Here’s How to Secure That Promotion

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One of my clients — let’s call her Kate — is kind, hardworking, and empathetic. In her mid 30’s, she has worked at three companies since finishing college and has only received promotions when accepting a more senior role with a new employer. Kate is happy working at her current job and would prefer to stay at this company and receive a promotion, rather than start the interviewing process again and leave for a new role. She came to me asking for guidance.

First, Kate needs to confirm that she and her boss are in alignment. Often, I find that we are not necessarily on the same page regarding our performance with those around us — boss, colleagues, or staff. I encouraged her to meet with her boss. It’s crucial that she understands how her boss views her performance in her current role and discusses her desire for a promotion, including what it would take to have her boss’s consideration. For this meeting to be successful, she needs to be receptive to feedback and genuinely curious about the promotion process, including fully understanding her boss’ recommendations. After they speak and assuming she can agree with her boss’s insight into her performance, she would then create a Promotion Achievement Plan. This is where she can outline her strategies for following her boss’ guidance, a timeline, and metrics, then review the plan with her supervisor to ensure they are in agreement. Another option is Kate could enroll her HR liaison on a parallel path to share her promotion goal, feedback from the meeting, and her Promotion Achievement Plan.

But let’s be honest, IRL promotion plans don’t necessarily go as smoothly as described above.

Here are some scenarios often encountered when seeking a promotion and suggestions on dealing with them:

1. Kate and her boss do not have a good working relationship. Receiving an endorsement and support for a promotion from a boss where you have a challenging relationship is almost impossible. In this situation, I would brainstorm options with Kate, including looking for a more senior role in other parts of her company. If she has enrolled her HR liaison, she could ask their guidance as well. Ultimately, looking for a senior position outside the company really may be her best option in this scenario.

2. Kate did not have a good working relationship with any of her previous bosses. Based on Kate’s personality, that would be highly unlikely, but if that were the case, I would encourage Kate to do some soul searching and reflection. She needs to understand where her relationship challenges lie and address those, starting with her current boss. It may be necessary to set her “promotion goal” aside until she has mastered building and maintaining relationships.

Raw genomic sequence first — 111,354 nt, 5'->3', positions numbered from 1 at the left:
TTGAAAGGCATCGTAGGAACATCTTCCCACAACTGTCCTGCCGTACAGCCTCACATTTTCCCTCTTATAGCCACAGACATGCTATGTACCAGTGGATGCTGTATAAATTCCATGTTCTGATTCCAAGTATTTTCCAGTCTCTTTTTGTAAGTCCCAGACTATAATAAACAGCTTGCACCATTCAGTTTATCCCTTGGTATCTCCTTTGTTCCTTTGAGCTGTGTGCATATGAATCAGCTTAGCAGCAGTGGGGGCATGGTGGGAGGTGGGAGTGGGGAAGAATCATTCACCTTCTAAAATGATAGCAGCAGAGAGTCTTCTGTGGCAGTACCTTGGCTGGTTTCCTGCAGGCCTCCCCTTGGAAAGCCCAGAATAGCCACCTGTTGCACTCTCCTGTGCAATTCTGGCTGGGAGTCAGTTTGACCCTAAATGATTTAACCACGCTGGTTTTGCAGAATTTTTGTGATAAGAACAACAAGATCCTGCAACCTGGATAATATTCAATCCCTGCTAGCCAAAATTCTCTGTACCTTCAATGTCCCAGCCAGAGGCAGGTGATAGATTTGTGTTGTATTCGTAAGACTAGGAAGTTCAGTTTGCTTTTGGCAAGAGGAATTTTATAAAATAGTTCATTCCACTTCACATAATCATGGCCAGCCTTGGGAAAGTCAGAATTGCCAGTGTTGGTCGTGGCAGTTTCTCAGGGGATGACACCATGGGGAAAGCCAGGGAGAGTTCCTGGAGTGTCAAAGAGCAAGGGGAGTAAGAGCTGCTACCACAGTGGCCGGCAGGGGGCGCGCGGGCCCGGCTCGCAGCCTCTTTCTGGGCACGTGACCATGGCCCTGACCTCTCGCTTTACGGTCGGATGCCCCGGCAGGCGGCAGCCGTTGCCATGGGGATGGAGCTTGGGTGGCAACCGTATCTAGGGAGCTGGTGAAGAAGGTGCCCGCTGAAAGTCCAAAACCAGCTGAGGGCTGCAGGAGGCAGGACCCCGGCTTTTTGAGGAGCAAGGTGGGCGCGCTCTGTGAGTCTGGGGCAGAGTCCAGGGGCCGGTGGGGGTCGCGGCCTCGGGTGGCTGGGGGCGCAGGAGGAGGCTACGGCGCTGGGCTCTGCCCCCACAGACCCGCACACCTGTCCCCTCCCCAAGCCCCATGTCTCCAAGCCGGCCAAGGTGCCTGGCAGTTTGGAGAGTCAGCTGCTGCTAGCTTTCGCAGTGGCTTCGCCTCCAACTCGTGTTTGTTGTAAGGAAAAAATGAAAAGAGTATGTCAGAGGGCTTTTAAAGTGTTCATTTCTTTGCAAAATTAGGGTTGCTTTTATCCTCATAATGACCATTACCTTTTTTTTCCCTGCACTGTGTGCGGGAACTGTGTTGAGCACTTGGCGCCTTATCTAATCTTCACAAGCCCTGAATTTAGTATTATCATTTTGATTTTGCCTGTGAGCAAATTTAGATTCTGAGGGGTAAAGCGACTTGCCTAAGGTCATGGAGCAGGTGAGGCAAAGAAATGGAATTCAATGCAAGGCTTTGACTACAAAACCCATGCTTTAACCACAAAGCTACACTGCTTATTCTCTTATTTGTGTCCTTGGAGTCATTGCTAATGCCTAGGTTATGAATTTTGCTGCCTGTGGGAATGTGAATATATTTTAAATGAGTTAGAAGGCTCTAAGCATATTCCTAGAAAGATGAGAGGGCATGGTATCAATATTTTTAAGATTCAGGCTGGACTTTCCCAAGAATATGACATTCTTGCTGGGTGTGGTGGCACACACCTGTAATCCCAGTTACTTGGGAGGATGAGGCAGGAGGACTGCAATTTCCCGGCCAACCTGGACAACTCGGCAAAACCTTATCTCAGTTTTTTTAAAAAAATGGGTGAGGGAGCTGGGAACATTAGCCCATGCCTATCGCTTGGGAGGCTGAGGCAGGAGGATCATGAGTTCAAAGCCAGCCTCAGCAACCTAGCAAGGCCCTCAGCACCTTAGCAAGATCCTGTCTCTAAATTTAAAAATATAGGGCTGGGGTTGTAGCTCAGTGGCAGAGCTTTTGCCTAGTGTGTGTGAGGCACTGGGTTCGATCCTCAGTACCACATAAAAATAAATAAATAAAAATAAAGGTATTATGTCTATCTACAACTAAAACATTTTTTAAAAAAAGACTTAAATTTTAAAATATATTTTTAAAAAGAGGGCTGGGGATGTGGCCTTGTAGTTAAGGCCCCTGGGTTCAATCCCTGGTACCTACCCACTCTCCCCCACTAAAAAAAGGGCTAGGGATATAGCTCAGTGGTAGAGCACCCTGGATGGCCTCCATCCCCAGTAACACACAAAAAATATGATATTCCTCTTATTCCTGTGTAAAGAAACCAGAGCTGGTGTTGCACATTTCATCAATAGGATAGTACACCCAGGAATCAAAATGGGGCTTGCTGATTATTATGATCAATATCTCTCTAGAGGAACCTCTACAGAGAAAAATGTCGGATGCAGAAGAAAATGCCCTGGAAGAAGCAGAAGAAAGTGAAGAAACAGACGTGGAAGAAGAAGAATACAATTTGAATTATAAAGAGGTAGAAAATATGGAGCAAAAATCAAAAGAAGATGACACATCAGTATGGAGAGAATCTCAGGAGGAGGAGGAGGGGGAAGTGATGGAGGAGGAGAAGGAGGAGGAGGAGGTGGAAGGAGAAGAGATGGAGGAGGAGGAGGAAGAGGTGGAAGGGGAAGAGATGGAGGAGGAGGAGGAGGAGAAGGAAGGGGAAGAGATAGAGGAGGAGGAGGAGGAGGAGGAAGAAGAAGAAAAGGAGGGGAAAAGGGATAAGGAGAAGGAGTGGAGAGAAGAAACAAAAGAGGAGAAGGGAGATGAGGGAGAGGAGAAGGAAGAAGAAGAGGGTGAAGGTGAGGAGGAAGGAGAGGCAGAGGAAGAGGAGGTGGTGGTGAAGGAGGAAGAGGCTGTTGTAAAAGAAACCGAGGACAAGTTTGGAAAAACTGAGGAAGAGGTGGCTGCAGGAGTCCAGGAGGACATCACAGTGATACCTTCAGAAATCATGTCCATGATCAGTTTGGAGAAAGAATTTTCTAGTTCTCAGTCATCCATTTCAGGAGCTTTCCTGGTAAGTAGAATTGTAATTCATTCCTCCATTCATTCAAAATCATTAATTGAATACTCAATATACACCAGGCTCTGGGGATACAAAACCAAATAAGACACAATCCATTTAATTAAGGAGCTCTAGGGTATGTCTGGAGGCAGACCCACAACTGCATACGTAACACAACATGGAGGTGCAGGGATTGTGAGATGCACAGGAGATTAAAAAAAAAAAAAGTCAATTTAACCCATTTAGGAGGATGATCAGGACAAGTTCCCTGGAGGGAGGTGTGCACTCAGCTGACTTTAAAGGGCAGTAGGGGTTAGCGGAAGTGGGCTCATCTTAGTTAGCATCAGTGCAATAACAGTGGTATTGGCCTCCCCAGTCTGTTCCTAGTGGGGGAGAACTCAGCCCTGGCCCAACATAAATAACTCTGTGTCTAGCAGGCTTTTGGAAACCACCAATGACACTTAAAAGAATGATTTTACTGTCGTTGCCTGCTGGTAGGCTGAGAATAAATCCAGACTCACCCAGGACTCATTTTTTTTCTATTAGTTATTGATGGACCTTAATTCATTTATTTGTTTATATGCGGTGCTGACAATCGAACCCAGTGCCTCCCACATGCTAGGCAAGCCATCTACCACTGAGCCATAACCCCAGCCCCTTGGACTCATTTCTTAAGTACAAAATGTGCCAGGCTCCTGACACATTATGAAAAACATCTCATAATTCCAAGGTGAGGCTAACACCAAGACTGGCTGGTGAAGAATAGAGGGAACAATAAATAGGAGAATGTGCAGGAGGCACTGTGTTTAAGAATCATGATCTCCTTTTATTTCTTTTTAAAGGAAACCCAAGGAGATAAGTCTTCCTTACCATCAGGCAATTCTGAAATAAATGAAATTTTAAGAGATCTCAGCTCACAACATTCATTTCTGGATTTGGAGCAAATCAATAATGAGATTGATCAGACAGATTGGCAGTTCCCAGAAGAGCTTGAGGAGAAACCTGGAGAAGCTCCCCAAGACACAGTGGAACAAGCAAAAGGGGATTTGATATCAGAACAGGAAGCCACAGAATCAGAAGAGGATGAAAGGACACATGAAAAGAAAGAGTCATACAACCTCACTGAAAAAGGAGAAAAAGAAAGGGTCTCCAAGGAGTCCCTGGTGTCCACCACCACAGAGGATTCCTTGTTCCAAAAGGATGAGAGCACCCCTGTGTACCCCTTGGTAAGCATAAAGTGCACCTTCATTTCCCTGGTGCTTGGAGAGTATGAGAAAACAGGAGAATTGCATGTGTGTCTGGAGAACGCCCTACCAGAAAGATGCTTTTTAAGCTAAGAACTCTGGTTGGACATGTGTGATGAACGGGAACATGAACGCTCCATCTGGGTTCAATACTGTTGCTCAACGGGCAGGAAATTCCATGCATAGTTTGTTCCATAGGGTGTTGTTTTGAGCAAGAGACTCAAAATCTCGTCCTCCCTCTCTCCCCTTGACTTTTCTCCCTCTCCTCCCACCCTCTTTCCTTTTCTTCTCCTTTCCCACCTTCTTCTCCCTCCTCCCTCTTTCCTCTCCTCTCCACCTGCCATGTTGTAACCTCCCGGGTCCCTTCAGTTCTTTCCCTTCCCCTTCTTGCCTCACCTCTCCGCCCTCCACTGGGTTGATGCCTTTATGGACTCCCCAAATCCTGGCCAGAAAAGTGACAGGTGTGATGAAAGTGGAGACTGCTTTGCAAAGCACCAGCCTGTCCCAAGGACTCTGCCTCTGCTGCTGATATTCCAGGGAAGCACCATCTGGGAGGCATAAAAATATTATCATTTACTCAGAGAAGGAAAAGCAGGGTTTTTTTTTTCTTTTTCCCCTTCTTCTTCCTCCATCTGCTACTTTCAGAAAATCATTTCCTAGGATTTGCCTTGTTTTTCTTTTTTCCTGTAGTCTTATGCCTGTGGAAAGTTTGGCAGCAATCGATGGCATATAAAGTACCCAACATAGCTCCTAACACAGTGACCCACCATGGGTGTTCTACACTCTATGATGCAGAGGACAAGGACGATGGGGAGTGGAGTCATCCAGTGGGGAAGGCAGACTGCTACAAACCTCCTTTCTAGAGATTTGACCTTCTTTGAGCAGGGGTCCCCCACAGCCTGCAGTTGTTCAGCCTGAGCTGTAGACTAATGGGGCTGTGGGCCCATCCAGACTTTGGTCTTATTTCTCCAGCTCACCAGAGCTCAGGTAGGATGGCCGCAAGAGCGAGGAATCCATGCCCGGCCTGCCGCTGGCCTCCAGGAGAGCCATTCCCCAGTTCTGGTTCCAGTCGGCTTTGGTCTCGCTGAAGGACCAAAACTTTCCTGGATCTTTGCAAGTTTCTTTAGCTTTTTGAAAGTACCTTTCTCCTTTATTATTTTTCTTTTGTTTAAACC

3. Kate disagrees with her boss’s feedback. Kate needs to give herself a couple of days to get over the sting of the feedback so that she can think about it objectively and without emotion. If she still disagrees with the feedback, she should consider looking for greener pastures, hopefully at the company and in another department.

4. The boss’s recommendations are not achievable. This is the actual scenario that my client Kate faced. She works from 9 am to 5 pm, Monday through Friday. After speaking to her boss, she learned that her boss expects someone in this role to work beyond standard business hours in order to manage a team with urgent deadlines that are often outside her regular hours. Kate has a small child and has built her career while also prioritizing a healthy work/life balance.

Initially, after hearing the feedback from her boss, Kate was emotional and shut down rather than ideate options that could work. I told her, as I am reminding you, it is so important that we manage our emotions to free up our creativity for problem-solving. Together, we brainstormed options that could work for her. She chose to revisit the conversation with her boss, and together they found a creative solution that included a flexible schedule. Kate extended her availability to include the weekends to cover business needs and starts later or finishes earlier during the week.

Thankfully, Kate has a great working relationship with her boss, and they were able to find a compromise that benefitted all involved while supporting both Kate’s and the company’s needs. While that isn’t always the case, your best bet is to stay level-headed, know your options and resources, and be willing to get creative to get that promotion you deserve!

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Kim Martin